The European Commission (EC) is to investigate allegations Google abused a dominant position in online search.
The EC responded to complaints by search service providers about unfavourable treatment of their services in Google's search results, coupled with an alleged preferential placement of Google's own services.
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The EC said it will investigate allegations that Google lowered the ranking of unpaid search results of competing services specialising in providing users with specific online content such as price comparisons; and that Google gave preferential placement to the results of its own specialised search services to shut out competing services.
The Commission will also look into allegations that Google lowered the "Quality Score" used to set pricing of advertising for sponsored links of competing vertical search services.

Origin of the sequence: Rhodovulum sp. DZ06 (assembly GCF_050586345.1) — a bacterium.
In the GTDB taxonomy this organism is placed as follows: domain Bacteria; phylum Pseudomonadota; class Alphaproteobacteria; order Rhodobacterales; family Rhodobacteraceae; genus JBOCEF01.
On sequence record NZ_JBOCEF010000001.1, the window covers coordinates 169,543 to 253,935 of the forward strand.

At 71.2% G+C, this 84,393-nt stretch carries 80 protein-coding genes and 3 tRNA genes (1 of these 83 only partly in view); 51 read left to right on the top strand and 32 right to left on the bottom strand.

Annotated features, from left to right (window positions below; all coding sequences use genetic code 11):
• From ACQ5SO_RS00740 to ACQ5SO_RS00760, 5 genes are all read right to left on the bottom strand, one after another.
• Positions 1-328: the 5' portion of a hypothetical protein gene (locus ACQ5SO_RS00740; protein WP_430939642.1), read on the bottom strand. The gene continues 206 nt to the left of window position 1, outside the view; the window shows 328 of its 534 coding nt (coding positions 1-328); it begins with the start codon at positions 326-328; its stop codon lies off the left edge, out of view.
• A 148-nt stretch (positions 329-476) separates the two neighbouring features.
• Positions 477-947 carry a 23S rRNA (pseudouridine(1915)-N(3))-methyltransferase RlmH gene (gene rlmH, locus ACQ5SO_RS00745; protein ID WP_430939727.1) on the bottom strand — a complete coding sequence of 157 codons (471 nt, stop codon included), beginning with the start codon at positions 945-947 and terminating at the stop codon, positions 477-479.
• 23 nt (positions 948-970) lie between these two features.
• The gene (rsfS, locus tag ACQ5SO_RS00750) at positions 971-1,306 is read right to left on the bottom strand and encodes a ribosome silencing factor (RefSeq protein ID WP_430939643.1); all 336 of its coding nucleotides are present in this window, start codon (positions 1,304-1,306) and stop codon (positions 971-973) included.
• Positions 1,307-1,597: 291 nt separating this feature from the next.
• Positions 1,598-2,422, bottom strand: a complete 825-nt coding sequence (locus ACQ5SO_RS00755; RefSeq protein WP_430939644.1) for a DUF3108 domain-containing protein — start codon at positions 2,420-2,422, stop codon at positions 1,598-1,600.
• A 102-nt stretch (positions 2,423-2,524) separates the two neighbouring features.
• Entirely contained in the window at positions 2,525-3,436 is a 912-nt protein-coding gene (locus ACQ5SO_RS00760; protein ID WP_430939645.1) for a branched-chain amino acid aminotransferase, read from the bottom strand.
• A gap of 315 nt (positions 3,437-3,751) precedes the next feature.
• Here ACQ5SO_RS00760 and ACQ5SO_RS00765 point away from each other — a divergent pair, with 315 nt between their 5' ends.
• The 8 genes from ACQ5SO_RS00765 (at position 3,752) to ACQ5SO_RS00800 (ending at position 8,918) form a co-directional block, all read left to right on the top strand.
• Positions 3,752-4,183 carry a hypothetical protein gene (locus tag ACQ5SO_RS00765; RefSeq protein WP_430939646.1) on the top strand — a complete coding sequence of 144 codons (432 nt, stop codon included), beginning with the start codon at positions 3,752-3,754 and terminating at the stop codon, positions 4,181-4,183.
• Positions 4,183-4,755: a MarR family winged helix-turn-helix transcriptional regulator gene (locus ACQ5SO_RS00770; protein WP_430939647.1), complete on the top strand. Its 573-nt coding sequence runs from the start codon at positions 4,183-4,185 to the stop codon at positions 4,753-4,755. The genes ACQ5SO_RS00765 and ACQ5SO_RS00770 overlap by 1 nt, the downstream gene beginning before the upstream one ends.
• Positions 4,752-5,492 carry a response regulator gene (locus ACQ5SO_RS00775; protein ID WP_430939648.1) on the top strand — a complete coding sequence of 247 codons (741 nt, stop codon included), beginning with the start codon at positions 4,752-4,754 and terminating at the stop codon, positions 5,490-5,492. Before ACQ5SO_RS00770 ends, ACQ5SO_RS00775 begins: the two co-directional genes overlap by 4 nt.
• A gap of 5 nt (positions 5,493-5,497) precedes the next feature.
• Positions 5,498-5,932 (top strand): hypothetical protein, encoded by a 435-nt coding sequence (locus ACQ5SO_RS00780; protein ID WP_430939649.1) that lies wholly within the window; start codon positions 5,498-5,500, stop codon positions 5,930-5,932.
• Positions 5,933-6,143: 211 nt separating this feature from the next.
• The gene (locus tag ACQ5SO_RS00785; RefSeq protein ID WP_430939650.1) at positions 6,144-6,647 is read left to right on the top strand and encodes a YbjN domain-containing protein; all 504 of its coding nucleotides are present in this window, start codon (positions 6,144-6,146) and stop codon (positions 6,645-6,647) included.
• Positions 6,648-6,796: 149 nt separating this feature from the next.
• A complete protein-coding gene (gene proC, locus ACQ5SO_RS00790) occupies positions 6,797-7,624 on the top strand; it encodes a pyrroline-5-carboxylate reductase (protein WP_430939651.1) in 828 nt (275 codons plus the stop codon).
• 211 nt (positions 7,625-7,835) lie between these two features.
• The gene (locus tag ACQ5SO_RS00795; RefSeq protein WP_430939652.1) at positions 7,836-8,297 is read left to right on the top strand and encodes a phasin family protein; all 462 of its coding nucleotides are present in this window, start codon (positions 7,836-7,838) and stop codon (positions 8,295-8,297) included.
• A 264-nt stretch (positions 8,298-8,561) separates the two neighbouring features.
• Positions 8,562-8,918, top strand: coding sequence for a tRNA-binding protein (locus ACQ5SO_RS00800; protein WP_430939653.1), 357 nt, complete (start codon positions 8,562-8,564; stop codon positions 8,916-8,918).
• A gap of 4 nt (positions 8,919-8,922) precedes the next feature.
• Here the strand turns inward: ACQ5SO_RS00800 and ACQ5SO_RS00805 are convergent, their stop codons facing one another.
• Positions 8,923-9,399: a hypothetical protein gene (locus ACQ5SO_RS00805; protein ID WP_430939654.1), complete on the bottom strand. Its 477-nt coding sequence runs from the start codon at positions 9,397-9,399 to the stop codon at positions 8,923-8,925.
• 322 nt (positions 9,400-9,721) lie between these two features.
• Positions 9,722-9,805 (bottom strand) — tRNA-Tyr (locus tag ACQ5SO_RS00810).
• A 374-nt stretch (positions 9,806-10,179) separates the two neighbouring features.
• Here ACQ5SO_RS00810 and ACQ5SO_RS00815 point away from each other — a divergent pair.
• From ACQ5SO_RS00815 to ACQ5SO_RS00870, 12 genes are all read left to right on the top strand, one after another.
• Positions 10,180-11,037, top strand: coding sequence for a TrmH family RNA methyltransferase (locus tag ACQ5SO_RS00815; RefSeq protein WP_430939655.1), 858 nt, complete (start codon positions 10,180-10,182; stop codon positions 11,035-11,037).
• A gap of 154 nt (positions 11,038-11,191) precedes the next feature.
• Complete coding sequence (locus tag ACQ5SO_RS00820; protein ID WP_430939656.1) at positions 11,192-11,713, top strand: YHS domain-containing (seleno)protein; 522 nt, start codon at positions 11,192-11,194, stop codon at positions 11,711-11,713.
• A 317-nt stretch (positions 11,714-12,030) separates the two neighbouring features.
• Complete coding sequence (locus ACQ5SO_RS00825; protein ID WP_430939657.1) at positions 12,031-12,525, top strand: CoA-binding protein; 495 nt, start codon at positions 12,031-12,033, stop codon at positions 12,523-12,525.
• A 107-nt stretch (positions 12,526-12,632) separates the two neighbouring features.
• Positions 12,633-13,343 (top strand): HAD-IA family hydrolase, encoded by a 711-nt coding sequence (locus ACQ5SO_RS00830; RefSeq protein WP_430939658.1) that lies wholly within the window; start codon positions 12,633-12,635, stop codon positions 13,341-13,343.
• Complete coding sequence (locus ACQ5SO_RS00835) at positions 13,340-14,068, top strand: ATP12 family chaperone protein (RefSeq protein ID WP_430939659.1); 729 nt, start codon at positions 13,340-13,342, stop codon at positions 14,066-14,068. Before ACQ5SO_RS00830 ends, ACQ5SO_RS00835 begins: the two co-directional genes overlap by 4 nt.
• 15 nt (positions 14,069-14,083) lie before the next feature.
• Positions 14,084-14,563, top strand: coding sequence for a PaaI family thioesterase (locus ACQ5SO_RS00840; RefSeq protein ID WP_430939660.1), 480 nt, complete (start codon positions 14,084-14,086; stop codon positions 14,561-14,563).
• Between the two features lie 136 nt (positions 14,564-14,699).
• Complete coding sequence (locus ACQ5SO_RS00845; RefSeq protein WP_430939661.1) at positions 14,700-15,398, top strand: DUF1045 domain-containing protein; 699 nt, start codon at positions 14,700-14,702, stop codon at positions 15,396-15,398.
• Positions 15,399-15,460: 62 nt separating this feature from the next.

The Quality Score influences the likelihood of an ad to be displayed by Google and its ranking. If two advertisers are using the same key words, the site with the lower Quality Score will have to offer a higher price to rank at the same place.
The EC's probe will focus on allegations that Google imposes exclusivity obligations on advertising partners, preventing them from placing certain types of competing ads on their websites, as well as on computer and software vendors, with the aim of shutting out competing search tools.
Finally, the EC will investigate suspected restrictions on the portability of online advertising campaign data to competing online advertising platforms, which are virtual marketplaces that bring together advertisers and publishers offering advertising space on the internet.
The EC said there is no legal deadline to complete inquiries into anti-competitive conduct, and their duration depends on a number of factors, including the complexity of each case and the extent to which the organisations involved co-operate.